Bush?s ?State of the Union? to Focus on Social Security and War in Iraq

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Immediately after the November election, Rowan University political science professor and presidential scholar Dr. Larry Butler predicted that Social Security would be one of the first big fights on t
Rowan Political Science Professor Available for Media Commentary

Immediately after the November election, Rowan University political science professor and presidential scholar Dr. Larry Butler predicted that Social Security would be one of the first big fights on the horizon during President Bush?s second term. Proven correct in that assumption, he now believes the president?s February 2 ?State of the Union? will further Bush?s efforts to gain support for his plan to reform Social Security.

?In political circles, Social Security is known as ?the third rail of American politics,? so highly sensitive that like the electrically charged third rail of a train track, touching it can end political lives,? said Butler. ?Bottom line?the president is going to have a difficult time rallying Republican and Democratic members of Congress to make changes to Social Security system. Even so, he?ll use the State of the Union to make an appeal to the American people and Congress to do just that.?

Butler also believes the ?State of the Union? will focus heavily on the ?State of the War? in Iraq. Normally held in January, the State of the Union address was strategically pushed back to February this year, leaving the president time to frame his comments based on the outcome of the January 30 elections in Iraq, Butler said. ?Polls show that the escalating violence and loss of American lives in Iraq in the run-up to the elections took their toll on Americans? support for the war,? he said. ?President Bush will try to use the apparently successful elections to recapture public support by arguing that we are making progress toward creating a free Iraq.?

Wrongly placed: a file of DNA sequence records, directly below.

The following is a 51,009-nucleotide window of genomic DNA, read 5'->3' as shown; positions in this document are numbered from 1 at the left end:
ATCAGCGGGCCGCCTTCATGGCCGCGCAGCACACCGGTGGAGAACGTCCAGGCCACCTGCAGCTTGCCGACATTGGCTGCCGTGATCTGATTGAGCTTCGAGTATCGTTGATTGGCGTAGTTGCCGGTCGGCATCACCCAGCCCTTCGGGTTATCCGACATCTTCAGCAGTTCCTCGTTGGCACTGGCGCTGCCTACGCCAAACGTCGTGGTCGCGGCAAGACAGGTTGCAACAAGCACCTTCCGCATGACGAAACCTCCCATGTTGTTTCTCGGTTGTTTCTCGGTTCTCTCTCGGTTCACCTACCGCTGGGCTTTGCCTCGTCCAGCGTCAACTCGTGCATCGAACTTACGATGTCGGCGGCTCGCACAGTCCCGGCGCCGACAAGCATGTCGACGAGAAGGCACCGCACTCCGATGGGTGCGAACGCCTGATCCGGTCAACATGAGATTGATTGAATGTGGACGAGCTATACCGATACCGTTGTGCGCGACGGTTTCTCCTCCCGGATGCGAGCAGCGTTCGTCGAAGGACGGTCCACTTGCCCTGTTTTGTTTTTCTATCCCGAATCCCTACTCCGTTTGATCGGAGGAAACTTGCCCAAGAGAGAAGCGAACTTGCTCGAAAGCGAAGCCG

Dr. Larry Butler is the author of Claiming the Mantle: How Presidential Nominations Are Won and Lost Before the Votes Are Cast (Westview Press). He holds a doctoral degree in politics from Princeton University, master?s degrees in political science and economics from George Washington University and George Mason University, respectively, and a bachelor?s degree in economics from Washington & Lee University. As assistant professor of political science at Rowan University in Glassboro, N.J., Butler teaches courses in American government, Congress, campaigns and elections, the Presidency, political science research methods, and political parties and interest groups.

To arrange interviews with Dr. Butler before or after the Wednesday, February 2, ?State of the Union? address, contact the Rowan University Relations Department at 856-256-4583 or carver@rowan.edu.

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